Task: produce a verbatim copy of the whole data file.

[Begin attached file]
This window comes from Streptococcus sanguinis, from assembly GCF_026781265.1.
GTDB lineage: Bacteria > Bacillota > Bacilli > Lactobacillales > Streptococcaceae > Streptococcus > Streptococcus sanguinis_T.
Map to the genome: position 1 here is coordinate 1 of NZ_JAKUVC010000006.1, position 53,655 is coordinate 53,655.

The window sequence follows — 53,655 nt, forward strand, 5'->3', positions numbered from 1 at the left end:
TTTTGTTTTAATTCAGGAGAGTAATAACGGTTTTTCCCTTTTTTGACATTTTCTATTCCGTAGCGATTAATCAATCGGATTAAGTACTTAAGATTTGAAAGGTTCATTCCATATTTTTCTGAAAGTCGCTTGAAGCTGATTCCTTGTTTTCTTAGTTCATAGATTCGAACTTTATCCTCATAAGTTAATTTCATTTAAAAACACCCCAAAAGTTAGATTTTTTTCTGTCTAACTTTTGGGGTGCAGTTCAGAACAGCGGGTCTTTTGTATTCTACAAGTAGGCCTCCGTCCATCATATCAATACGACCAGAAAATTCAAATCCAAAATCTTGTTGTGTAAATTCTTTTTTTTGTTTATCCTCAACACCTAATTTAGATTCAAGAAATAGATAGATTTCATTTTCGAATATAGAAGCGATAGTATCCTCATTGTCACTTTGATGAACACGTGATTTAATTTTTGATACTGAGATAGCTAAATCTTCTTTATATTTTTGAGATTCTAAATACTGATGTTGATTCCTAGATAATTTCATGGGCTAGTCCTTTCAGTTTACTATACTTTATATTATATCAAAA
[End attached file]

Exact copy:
This window comes from Streptococcus sanguinis, from assembly GCF_026781265.1.
GTDB lineage: Bacteria > Bacillota > Bacilli > Lactobacillales > Streptococcaceae > Streptococcus > Streptococcus sanguinis_T.
Map to the genome: position 1 here is coordinate 1 of NZ_JAKUVC010000006.1, position 53,655 is coordinate 53,655.

The window sequence follows — 53,655 nt, forward strand, 5'->3', positions numbered from 1 at the left end:
TTTTGTTTTAATTCAGGAGAGTAATAACGGTTTTTCCCTTTTTTGACATTTTCTATTCCGTAGCGATTAATCAATCGGATTAAGTACTTAAGATTTGAAAGGTTCATTCCATATTTTTCTGAAAGTCGCTTGAAGCTGATTCCTTGTTTTCTTAGTTCATAGATTCGAACTTTATCCTCATAAGTTAATTTCATTTAAAAACACCCCAAAAGTTAGATTTTTTTCTGTCTAACTTTTGGGGTGCAGTTCAGAACAGCGGGTCTTTTGTATTCTACAAGTAGGCCTCCGTCCATCATATCAATACGACCAGAAAATTCAAATCCAAAATCTTGTTGTGTAAATTCTTTTTTTTGTTTATCCTCAACACCTAATTTAGATTCAAGAAATAGATAGATTTCATTTTCGAATATAGAAGCGATAGTATCCTCATTGTCACTTTGATGAACACGTGATTTAATTTTTGATACTGAGATAGCTAAATCTTCTTTATATTTTTGAGATTCTAAATACTGATGTTGATTCCTAGATAATTTCATGGGCTAGTCCTTTCAGTTTACTATACTTTATATTATATCAAAA